"I think this is going to be very interesting to see if we can find Cyclospora in surface water in the urban areas and within the rural areas as well as in samples of reclaimed water, which we know is very high in E. coli," Kniel said. "This area has quite a bit of ag and also is a very urban area only a couple hundred miles between New York City and Washington, D.C."
To that end, she is working to develop a testing protocol that can more accurately confirm the presence of C. cayetanensis in water samples than current assays, which can have potential false positives caused by other related protozoa.
"The first finding of Cyclospora in waters of the Mid-Atlantic States could be a bit unnerving," Kniel said. "So, the first time we report that finding, we want to be certain. There's some chance of a false-positive with a PCR (polymerase chain reaction) assay. We're using advanced PCR, including two different primers and gene sequencing. That will really help us to confirm it's there. We don't want to alert the food safety community and produce growers until we're really certain."
She is working closely with the CONSERVE Center of Excellence, based in the University of Maryland School of Public Health and funded by the U.S. Department of Agriculture. Led by Amy Sapkota, Ph.D., the center is tasked with developing safe, alternative irrigation strategies that will sustain food production. As part of Kniel's project, they collected 72 water samples over about 18 months and identified about one third as presumptive positive for Cyclospora using an older testing method.
Like many other activities this year, Kniel's research has been slowed by the coronavirus pandemic, which significantly limited laboratory activities for a number of months. "We've done screening using our controls and testing the actual samples," she said in late August. "I hope to send them off for gene sequencing in another week. I had hoped to have all of this done by now."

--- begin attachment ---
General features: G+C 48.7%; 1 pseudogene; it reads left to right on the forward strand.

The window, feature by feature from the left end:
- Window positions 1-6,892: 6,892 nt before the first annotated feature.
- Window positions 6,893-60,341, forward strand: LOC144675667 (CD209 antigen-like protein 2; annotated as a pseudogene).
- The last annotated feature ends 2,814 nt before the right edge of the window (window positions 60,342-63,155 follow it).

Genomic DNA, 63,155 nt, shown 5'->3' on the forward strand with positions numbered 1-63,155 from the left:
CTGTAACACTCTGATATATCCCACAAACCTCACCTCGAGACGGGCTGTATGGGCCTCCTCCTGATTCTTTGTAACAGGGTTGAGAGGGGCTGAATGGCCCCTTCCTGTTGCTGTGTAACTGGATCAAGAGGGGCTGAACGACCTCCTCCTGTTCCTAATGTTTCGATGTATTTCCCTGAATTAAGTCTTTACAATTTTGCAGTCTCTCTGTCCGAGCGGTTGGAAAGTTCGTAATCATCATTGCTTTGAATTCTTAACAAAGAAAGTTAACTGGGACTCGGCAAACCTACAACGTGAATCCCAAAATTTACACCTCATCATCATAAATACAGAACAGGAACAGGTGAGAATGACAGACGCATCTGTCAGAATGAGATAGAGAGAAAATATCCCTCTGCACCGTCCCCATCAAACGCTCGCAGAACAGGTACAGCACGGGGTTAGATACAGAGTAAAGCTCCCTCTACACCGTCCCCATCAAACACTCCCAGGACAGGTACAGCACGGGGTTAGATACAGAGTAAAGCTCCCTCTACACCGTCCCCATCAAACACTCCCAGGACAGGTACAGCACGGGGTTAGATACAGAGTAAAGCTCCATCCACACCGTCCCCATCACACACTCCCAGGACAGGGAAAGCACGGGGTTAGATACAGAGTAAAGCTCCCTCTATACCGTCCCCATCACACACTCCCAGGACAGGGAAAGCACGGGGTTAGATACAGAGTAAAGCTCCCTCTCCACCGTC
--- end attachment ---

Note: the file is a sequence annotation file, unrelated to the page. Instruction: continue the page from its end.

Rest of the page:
Kniel also is working with Manan Sharma, Ph.D. and a research microbiologist with the USDA Agricultural Research, who is further developing ZVI and optimizing prototype filtration ZVI-sand systems for small-scale diversified farms. The system could theoretically remove protozoan oocytes - rather large, thick-bodied structures that sporulate once inside the host. "(Oocytes) are so large that we should be able to successfully filter and remove them," Kniel said "It will be interesting to see if we can get some sort of inactivation by a biochemical event when the iron oxidizes with water."
Graduate student Alyssa Kelly is working to set up the filters and film a video about the work. The benefit of ZVI is it can be easily incorporated into existing irrigation practices.
"Long term, this type of filtration could be beneficial in that it should improve the microbiological quality of water and help in compliance with water quality standards," Kniel said. "There are several companies that could provide ZVI for incorporation into a designed filtration system."
Of course, she said, any filtration system would be in addition to and would not be a replacement for good agricultural practices and sound cold-chain management.